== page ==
Estate Plans 101: What They Are and Why We Need Them

Do you have an estate plan? Do you even need one? Let me explain why the answer to the first question should be YES and the answer to the second is DEFINITELY YES!

What is an Estate Plan?

An estate plan can mean different things to different people. In its broadest sense, it simply allows you to make some decisions now for when you are no longer able to decide for yourself, due to either death or incapacity. (In fact, most people have not fully considered a plan in case of incapacity.) An estate plan allows you to set out your wishes for your finances, medical care, and distribution of assets before the need arises.

Who Needs an Estate Plan?

Since none of us will live forever, there is a 100 percent chance that an estate plan will be needed. If you do not have an estate plan in place at the time of your death or incapacity, what happens then? The state you live in has procedures that go into effect if you do not have an estate plan of your own. And it’s a pretty good bet that the state’s plan will not be what you would have chosen for yourself.

Incapacity deserves significant consideration when developing an estate plan. A few years before my mother passed, she suffered a series of strokes. While totally alert, she was unable to talk or write. She needed assistance and she needed an advocate – someone to manage her medical and financial affairs and who had the authority to make the necessary decisions. Thankfully we had this planning done. I couldn’t imagine the additional burden on the family had we not taken the time to get her wishes, along with these important documents, in place.

Adults of any age need to plan for their physical and financial health. Single and married parents of minor children need to be especially concerned about the care and support of their children in addition to themselves. It’s best to talk to an experienced estate planning attorney to get an idea of what will be needed in your own plan.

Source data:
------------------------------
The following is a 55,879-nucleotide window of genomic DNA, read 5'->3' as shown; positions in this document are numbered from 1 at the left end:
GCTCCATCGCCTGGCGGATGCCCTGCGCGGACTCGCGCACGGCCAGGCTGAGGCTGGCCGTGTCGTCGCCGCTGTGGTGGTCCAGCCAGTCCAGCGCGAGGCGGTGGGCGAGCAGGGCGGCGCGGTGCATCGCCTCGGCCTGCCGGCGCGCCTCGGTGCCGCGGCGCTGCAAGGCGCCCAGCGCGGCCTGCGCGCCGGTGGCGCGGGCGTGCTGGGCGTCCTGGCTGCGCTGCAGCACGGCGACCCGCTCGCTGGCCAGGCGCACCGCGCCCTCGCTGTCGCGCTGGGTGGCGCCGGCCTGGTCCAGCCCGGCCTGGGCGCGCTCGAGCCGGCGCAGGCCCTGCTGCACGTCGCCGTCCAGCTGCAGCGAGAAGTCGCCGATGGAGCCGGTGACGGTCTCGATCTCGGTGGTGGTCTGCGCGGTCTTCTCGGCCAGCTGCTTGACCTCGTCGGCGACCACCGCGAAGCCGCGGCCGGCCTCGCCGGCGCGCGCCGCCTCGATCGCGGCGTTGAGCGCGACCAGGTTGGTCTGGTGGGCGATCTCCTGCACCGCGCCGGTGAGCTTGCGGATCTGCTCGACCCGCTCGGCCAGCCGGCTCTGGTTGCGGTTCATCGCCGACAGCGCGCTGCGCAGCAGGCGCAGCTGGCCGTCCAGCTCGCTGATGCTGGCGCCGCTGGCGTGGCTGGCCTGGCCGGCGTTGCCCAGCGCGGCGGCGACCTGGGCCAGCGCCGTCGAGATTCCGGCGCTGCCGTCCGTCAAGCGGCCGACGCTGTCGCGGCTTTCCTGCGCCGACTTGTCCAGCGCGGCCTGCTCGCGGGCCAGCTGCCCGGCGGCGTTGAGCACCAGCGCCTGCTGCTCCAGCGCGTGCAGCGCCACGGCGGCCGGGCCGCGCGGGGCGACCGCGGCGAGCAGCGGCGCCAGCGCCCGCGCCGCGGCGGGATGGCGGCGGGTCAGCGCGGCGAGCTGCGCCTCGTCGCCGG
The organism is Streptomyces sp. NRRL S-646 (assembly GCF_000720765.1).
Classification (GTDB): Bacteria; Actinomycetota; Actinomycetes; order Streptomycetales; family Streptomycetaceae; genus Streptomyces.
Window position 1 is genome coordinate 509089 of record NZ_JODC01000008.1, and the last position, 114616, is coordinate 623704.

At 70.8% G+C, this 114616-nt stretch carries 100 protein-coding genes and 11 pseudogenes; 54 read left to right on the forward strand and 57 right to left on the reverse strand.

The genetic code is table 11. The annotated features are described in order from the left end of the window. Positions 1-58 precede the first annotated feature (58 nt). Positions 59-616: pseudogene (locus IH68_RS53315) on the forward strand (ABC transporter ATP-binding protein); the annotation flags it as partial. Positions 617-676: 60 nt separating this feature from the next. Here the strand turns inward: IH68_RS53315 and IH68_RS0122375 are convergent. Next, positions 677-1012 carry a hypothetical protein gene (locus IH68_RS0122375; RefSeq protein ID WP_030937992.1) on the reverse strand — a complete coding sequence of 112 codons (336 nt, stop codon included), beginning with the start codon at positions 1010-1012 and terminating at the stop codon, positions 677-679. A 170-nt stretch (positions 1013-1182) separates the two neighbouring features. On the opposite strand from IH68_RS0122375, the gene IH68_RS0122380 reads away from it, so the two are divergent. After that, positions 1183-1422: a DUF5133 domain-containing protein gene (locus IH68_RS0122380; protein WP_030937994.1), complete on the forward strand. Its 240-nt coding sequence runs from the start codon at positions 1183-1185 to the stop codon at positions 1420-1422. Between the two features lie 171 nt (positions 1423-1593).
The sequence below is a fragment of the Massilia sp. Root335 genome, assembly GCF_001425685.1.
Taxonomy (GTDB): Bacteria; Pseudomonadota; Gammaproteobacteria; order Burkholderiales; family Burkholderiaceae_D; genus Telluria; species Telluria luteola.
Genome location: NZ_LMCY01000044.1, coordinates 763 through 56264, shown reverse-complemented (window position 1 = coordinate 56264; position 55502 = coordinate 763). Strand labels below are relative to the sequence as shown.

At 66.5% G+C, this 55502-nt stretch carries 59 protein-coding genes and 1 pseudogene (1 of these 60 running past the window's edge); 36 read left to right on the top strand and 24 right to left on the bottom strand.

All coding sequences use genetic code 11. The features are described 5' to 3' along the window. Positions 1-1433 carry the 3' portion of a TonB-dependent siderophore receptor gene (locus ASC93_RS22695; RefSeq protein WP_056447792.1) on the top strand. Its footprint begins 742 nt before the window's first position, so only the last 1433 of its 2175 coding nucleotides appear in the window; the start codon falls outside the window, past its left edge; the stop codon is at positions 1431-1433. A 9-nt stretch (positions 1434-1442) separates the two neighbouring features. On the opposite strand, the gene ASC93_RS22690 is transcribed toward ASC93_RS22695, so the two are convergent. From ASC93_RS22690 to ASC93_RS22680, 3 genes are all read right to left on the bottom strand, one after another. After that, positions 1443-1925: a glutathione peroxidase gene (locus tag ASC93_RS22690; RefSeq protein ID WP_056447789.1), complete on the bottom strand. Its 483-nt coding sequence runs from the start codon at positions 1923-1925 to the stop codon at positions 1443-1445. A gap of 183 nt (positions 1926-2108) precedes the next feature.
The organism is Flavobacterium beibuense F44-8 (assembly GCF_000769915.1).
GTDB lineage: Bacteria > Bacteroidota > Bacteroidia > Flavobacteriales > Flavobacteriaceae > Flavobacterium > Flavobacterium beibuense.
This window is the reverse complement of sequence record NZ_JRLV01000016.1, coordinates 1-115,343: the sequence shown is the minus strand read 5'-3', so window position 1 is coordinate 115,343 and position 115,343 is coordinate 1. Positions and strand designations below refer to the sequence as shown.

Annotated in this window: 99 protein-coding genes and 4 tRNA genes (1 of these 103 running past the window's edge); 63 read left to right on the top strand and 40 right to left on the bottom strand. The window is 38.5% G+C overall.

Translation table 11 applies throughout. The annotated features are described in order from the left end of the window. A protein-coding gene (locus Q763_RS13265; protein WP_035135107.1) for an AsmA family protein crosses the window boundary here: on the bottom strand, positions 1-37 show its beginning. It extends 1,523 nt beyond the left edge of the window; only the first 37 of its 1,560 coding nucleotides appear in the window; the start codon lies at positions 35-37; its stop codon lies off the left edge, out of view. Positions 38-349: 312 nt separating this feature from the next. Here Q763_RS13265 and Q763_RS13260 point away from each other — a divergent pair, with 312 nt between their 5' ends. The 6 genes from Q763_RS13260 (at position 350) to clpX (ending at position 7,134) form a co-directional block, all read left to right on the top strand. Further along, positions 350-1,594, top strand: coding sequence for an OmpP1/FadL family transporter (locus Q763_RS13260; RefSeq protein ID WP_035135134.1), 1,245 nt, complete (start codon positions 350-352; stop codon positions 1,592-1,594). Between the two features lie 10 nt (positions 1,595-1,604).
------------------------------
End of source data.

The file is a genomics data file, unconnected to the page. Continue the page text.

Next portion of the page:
Documents in a Typical Estate Plan

  • Will – Upon death, this governs who receives any property that is not in a trust or that will pass by a beneficiary designation (such as retirement accounts and insurance policies).
  • Revocable or Living Trust – Allows for management of your property while you are alive and allows property to pass to your beneficiaries without a court proceeding, known as probate. While you are alive this trust is “revocable,” meaning you can make changes to its terms at any time. Upon death it becomes “irrevocable,” meaning its provisions can no longer be altered. Trusts provide an added layer of control over assets that is not possible when assets are left outright to beneficiaries.
  • Health Care Surrogate – Allows someone to make medical decisions for you if you are no longer able to do so for yourself.
  • Living Will – Dictates end-of-life decisions related to what should or should not be done to keep you alive, if you are in a condition where you are unable to make these decisions yourself.
  • Declaration of pre-need guardian – If you become incapacitated, you’ll need a guardian to make decisions on your behalf for as long as the incapacity lasts. This document provides an opportunity to pre-determine whom you prefer to be your guardian (eliminating the need for family members or possibly a court being forced to make this decision.) While these documents have become legal fixtures in the state of Florida, estate planners have found such provisions to be of value in demonstrating an individual’s intent with respect to guardianship even in states without an explicit law.
  • Durable power of attorney – Confers the power to execute financial transactions on your behalf under specified conditions.

Every adult needs an estate plan. But unless you want to stick with the plan your state has set out for its residents, you will probably want to have one drawn up according to your wishes.

I am very grateful my mother took the time to create her estate plan. I firmly believe that with the right guidance, the plan you design for yourself will provide the best outcome for all concerned.